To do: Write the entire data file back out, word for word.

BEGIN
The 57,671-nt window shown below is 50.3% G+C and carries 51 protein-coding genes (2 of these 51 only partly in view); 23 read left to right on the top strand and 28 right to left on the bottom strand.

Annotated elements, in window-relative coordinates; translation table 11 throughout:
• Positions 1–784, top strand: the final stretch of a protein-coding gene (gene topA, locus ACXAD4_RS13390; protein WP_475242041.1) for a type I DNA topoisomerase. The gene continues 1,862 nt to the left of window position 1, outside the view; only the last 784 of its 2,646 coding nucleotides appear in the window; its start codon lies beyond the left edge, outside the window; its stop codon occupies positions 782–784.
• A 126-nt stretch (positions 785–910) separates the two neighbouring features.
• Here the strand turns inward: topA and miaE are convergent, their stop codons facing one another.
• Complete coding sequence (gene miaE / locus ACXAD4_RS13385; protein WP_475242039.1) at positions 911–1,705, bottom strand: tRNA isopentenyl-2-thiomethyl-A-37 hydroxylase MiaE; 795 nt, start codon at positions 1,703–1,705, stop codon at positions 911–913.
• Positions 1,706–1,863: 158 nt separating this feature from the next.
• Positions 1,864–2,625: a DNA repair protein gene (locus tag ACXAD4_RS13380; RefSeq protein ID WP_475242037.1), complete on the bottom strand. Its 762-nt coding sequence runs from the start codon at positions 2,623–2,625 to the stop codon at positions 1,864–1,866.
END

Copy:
The 57,671-nt window shown below is 50.3% G+C and carries 51 protein-coding genes (2 of these 51 only partly in view); 23 read left to right on the top strand and 28 right to left on the bottom strand.

Annotated elements, in window-relative coordinates; translation table 11 throughout:
• Positions 1–784, top strand: the final stretch of a protein-coding gene (gene topA, locus ACXAD4_RS13390; protein WP_475242041.1) for a type I DNA topoisomerase. The gene continues 1,862 nt to the left of window position 1, outside the view; only the last 784 of its 2,646 coding nucleotides appear in the window; its start codon lies beyond the left edge, outside the window; its stop codon occupies positions 782–784.
• A 126-nt stretch (positions 785–910) separates the two neighbouring features.
• Here the strand turns inward: topA and miaE are convergent, their stop codons facing one another.
• Complete coding sequence (gene miaE / locus ACXAD4_RS13385; protein WP_475242039.1) at positions 911–1,705, bottom strand: tRNA isopentenyl-2-thiomethyl-A-37 hydroxylase MiaE; 795 nt, start codon at positions 1,703–1,705, stop codon at positions 911–913.
• Positions 1,706–1,863: 158 nt separating this feature from the next.
• Positions 1,864–2,625: a DNA repair protein gene (locus tag ACXAD4_RS13380; RefSeq protein ID WP_475242037.1), complete on the bottom strand. Its 762-nt coding sequence runs from the start codon at positions 2,623–2,625 to the stop codon at positions 1,864–1,866.